Google's take on an Always On Display has always been lackluster, and Android 14 doesn't do much to change that. You only get the option to show time and date when choosing an always-on screen, and while you get notification icons at the bottom, there isn't any customization possible.

Other interfaces, meanwhile, offer extensive customizability in this area. I like the range of styles available in ColorOS and the fact that I can design my own pattern that shows up on the lock screen, and while One UI doesn't offer much out of the box, you can always install Good Lock and unlock a slate of customization options.

App cloning

Android 15 wishlist

(Image credit: Harish Jonnalagadda / Android Central)

Most Android brands give you the option to clone an app so you can run two instances of it. This is handy if you've got two SIM cards and want to fully utilize messaging services like WhatsApp or Telegram, but you don't have the ability to do so on a Pixel phone. As it usually does, Google teased this feature in earlier Android 14 beta builds, but it was nowhere to be found in subsequent betas, and is missing on the stable version.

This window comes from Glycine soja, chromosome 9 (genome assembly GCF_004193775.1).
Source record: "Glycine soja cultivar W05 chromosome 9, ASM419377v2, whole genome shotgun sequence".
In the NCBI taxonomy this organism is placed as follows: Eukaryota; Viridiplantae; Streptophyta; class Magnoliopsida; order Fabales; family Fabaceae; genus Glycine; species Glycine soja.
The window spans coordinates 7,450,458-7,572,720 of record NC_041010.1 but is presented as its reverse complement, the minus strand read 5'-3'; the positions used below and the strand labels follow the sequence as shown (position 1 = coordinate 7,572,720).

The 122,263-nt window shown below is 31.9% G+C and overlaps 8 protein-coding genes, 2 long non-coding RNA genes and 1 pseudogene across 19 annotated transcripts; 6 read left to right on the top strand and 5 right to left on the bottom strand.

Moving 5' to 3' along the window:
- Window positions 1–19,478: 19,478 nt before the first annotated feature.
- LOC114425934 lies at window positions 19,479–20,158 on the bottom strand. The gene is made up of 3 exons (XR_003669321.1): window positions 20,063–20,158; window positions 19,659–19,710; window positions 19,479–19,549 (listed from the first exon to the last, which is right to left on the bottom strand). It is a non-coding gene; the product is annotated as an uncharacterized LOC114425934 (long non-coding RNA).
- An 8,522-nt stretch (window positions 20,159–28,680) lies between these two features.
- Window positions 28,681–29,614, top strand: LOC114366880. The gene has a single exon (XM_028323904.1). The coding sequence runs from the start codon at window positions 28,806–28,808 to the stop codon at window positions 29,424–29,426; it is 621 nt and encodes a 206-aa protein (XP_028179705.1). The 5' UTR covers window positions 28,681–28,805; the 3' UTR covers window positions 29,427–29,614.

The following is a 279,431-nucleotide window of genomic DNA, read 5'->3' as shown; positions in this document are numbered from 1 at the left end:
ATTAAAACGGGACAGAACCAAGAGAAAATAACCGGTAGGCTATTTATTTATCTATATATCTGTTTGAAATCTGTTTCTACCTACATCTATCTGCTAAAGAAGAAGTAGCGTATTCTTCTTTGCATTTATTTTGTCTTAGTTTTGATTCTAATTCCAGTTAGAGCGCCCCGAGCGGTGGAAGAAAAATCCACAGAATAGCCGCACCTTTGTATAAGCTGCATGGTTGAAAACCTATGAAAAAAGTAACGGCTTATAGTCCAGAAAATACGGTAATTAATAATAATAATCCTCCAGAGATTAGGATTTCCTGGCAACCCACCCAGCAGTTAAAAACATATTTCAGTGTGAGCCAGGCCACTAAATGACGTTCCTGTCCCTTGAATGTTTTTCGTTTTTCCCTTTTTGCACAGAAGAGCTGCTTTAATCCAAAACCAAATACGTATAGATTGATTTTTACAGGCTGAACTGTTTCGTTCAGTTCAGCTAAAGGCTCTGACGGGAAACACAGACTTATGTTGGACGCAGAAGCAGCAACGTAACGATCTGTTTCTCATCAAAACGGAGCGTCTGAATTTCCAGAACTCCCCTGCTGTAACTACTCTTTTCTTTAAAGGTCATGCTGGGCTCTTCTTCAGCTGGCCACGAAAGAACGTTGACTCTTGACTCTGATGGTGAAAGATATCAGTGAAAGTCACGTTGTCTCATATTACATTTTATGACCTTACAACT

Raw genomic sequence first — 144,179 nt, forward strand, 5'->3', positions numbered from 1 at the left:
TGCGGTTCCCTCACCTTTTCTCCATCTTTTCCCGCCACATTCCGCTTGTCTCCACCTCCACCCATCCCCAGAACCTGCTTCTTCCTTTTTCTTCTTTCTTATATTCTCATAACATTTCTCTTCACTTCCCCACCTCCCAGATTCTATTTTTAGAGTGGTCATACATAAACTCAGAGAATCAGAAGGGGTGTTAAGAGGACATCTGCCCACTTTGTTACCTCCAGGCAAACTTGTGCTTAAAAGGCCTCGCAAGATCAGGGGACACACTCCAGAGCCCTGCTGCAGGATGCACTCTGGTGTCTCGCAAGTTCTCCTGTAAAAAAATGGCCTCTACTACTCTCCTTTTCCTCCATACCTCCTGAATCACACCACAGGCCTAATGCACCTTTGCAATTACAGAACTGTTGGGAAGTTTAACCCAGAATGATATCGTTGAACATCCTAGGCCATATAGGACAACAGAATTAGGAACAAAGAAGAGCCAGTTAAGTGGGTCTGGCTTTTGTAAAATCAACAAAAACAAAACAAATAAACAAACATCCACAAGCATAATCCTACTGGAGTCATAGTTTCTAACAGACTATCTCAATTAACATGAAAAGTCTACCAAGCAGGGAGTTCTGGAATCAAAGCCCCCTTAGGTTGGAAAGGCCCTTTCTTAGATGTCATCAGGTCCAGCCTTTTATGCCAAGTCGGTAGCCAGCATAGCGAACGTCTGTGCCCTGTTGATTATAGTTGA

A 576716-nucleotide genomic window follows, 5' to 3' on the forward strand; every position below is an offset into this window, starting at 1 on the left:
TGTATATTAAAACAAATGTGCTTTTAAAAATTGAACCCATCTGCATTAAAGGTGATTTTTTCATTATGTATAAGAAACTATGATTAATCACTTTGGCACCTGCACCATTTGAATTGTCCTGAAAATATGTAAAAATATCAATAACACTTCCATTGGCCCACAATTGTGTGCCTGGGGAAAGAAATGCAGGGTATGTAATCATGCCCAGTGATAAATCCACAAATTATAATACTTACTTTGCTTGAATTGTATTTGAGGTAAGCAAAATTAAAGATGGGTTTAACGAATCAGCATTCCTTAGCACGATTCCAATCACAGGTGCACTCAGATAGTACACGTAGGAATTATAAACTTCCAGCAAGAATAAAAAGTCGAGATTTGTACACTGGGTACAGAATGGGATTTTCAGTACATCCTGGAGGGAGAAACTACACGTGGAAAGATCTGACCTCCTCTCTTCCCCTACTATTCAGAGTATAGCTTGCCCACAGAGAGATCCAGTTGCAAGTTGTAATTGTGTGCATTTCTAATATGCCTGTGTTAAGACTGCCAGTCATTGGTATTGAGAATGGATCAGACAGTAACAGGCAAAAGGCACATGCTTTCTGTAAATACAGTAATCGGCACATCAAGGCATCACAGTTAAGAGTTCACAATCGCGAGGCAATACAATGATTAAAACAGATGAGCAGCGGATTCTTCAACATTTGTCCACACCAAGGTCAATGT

Android 15: Much more to come

Android 15 logo on Pixel 8

(Image credit: Harish Jonnalagadda / Android Central)

The Android 15 beta program is in high gear, and it's clear that it is a major release with plenty of great new features. 

With the beta builds now available on devices outside the Google ecosystem, you can get started with installing Android 15 right now. I'd advise waiting until beta 3 — that's when the build usually hits platform stability, and is much more reliable. 

Harish Jonnalagadda
Senior Editor - Asia

Harish Jonnalagadda is a Senior Editor overseeing Asia at Android Central. He leads the site's coverage of Chinese phone brands, contributing to reviews, features, and buying guides. He also writes about storage servers, audio products, and the semiconductor industry. Contact him on Twitter at @chunkynerd.

  • dinso
    Most Important feature would be to have fluid animations like iOS.
    It is high time there be a good competition to iOS
  • mustang7757
    I want to see better backup and restore options like how Samsung implements it across all manufacturers